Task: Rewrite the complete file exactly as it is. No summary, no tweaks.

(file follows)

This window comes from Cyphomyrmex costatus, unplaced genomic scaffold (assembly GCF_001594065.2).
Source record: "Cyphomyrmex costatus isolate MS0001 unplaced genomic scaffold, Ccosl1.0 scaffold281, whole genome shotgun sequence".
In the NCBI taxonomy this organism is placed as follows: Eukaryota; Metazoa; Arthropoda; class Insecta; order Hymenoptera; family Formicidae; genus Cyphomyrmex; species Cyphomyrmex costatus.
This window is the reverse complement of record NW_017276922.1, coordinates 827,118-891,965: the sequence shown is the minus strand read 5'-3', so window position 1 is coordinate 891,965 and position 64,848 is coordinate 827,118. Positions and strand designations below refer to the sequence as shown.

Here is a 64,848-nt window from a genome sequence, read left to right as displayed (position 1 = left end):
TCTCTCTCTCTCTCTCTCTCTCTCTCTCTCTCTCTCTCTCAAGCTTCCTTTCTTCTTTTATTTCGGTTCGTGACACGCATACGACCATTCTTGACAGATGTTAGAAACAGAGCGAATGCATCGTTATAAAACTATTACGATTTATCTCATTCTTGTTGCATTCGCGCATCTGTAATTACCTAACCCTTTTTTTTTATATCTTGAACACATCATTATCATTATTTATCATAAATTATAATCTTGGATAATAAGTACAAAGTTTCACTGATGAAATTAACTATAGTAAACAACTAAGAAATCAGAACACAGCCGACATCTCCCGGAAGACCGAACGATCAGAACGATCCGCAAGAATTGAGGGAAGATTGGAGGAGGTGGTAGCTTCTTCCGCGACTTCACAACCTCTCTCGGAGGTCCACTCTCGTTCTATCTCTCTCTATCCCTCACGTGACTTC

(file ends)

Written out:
This window comes from Cyphomyrmex costatus, unplaced genomic scaffold (assembly GCF_001594065.2).
Source record: "Cyphomyrmex costatus isolate MS0001 unplaced genomic scaffold, Ccosl1.0 scaffold281, whole genome shotgun sequence".
In the NCBI taxonomy this organism is placed as follows: Eukaryota; Metazoa; Arthropoda; class Insecta; order Hymenoptera; family Formicidae; genus Cyphomyrmex; species Cyphomyrmex costatus.
This window is the reverse complement of record NW_017276922.1, coordinates 827,118-891,965: the sequence shown is the minus strand read 5'-3', so window position 1 is coordinate 891,965 and position 64,848 is coordinate 827,118. Positions and strand designations below refer to the sequence as shown.

Here is a 64,848-nt window from a genome sequence, read left to right as displayed (position 1 = left end):
TCTCTCTCTCTCTCTCTCTCTCTCTCTCTCTCTCTCTCTCAAGCTTCCTTTCTTCTTTTATTTCGGTTCGTGACACGCATACGACCATTCTTGACAGATGTTAGAAACAGAGCGAATGCATCGTTATAAAACTATTACGATTTATCTCATTCTTGTTGCATTCGCGCATCTGTAATTACCTAACCCTTTTTTTTTATATCTTGAACACATCATTATCATTATTTATCATAAATTATAATCTTGGATAATAAGTACAAAGTTTCACTGATGAAATTAACTATAGTAAACAACTAAGAAATCAGAACACAGCCGACATCTCCCGGAAGACCGAACGATCAGAACGATCCGCAAGAATTGAGGGAAGATTGGAGGAGGTGGTAGCTTCTTCCGCGACTTCACAACCTCTCTCGGAGGTCCACTCTCGTTCTATCTCTCTCTATCCCTCACGTGACTTC